New public art unveiled in Elsecar

A life size horse sculpture by Patrick Murphy celebrates the history of the village and beauty of the Trans Pennine Trail


Elsecar, a historic village in South Yorkshire, is home to a new stunning piece of public art that will be unveiled on Thursday, 30 May.


Industrious Revolutions, a life size horse sculpture made from corten steel, is the work of artist Patrick Murphy, who was inspired by the industrial heritage and natural landscape of the area. Replicas of the striking artwork in miniature form are available to purchase from Patrick’s studio, based in the workspaces behind the Cooper Gallery, Barnsley.


The sculpture is located close to Elsecar Heritage Centre, at the start of the Trans Pennine Trail, a coast-to-coast route for walkers, cyclists and horse riders that spans 370 miles across the north of England. The sculpture overlooks the original location of the Elsecar canal basin, which was completed 225 years ago this year and played a vital role in the transport of coal and iron from the local mines and works.


Patrick Murphy, who is based in Barnsley, said: "I wanted to create a sculpture that reflects the history and character of Elsecar, as well as the beauty and diversity of the Trans Pennine Trail. The horse is a symbol of the industrious revolutions that was vital in shaping this region, as well as the natural beauty that can be found along the trail. The corten steel material gives the sculpture a rustic and weathered appearance, blending in with the surroundings and changing with the seasons."


The sculpture is being unveiled as part of an 'Active travel showcase' held by the Sport and Physical Activity team at Barnsley Council, which aims to promote walking, cycling and other forms of sustainable transport across the borough. The exciting event will include an action packed RampUp session, free bike safety checks, an opportunity to try an Ebike, balance bikes, and an opportunity for visitors to learn to ride and more. The team will be in The Ironworks in Elsecar Heritage Centre between 10am and 1pm on Thursday 30 May.


John Wilson, Chair of the Trans Pennine Trail Partnership, said: "Elsecar is such a popular place, both for users of the Trail and for those visiting the wonderful Elsecar Heritage Centre. So much hard work is undertaken by partners at Barnsley Council to maintain the Trail and seek every opportunity to engage people using the Trail to visit the Heritage Centre and enjoy the wonderful delights on offer and this unique sculpture really adds to the landscape. The Heritage Centre really is a wonderful day out for all the family to enjoy and having the ability to get there using sustainable means is a credit to all involved."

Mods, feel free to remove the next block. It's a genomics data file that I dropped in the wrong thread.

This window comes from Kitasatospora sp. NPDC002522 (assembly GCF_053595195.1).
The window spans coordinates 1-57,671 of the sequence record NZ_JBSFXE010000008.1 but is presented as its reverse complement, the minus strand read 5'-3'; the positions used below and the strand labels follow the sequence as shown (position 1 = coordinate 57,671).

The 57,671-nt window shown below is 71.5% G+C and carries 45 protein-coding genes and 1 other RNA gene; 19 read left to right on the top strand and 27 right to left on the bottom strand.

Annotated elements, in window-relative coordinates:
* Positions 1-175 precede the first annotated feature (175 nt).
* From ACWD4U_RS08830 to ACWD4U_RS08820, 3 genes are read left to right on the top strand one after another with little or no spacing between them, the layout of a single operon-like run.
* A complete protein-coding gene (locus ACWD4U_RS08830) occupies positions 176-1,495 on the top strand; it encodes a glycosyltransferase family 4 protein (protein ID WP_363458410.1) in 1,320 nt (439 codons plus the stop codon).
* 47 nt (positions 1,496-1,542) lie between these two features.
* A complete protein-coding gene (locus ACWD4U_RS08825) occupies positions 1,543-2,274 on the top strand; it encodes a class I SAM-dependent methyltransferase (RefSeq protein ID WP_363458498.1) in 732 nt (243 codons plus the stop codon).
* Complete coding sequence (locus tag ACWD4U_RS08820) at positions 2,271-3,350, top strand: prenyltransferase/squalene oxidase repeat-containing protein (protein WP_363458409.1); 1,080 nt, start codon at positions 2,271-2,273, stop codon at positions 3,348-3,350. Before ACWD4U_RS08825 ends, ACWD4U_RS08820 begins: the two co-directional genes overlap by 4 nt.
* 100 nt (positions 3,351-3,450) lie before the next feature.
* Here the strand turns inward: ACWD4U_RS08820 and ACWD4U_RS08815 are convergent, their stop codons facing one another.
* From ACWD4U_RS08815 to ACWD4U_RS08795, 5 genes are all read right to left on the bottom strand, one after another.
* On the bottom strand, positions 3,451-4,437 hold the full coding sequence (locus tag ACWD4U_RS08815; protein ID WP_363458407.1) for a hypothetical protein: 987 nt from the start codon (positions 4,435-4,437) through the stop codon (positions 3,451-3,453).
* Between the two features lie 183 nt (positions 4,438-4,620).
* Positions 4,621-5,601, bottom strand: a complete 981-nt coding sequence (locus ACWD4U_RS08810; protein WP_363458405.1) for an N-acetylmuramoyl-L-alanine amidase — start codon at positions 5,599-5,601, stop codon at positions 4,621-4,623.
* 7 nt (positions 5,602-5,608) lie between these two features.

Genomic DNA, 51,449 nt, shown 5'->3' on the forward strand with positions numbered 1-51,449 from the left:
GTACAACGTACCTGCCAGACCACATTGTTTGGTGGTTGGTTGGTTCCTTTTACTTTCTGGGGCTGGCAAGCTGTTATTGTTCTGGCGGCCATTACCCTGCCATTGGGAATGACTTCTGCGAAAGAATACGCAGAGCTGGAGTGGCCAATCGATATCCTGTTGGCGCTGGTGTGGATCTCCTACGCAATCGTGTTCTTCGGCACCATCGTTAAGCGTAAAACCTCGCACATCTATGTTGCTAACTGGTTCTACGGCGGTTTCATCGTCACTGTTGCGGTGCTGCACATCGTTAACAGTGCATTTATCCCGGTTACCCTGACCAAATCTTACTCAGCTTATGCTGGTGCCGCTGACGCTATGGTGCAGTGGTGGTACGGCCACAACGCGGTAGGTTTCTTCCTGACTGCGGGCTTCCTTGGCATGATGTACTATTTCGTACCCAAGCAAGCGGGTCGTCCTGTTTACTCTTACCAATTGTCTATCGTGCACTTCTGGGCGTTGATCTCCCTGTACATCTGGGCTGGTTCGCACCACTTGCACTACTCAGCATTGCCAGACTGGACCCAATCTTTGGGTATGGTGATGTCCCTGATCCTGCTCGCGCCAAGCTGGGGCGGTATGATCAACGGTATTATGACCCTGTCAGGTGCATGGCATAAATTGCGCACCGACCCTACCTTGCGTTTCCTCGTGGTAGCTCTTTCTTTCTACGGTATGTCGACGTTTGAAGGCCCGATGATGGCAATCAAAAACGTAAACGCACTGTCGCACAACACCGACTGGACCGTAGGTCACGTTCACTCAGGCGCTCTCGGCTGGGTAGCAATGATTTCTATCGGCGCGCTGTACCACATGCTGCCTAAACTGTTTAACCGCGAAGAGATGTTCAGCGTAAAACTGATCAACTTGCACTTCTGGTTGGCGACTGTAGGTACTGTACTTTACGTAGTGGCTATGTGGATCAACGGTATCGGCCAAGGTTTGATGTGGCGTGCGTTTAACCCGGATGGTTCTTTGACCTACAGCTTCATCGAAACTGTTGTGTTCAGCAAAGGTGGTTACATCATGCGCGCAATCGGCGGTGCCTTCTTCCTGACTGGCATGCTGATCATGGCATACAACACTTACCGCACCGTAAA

Mandy Loach, Trans Pennine Trail National Officer, said: "This artwork feature has been a unique project to be involved with, representing not only the history of Elsecar Heritage Centre but also users of the Trans Pennine Trail. It's such an imaginative, striking tactile feature that will draw visitors from near and far."


Jon Finch, Head of Culture and Visitor Economy, said: “It’s an exciting time for Elsecar and there are ambitious plans for the future.  The sculpture is another great edition to the village and represents its fascinating history as a Northern Powerhouse during the Industrial Revolution. It has been installed as part of the improvement works to the Trans Pennine trail, which is a wonderful way to explore our beautiful borough.”


For more information about Elsecar Heritage Centre visit for more information about the Trans Pennine Trail visit

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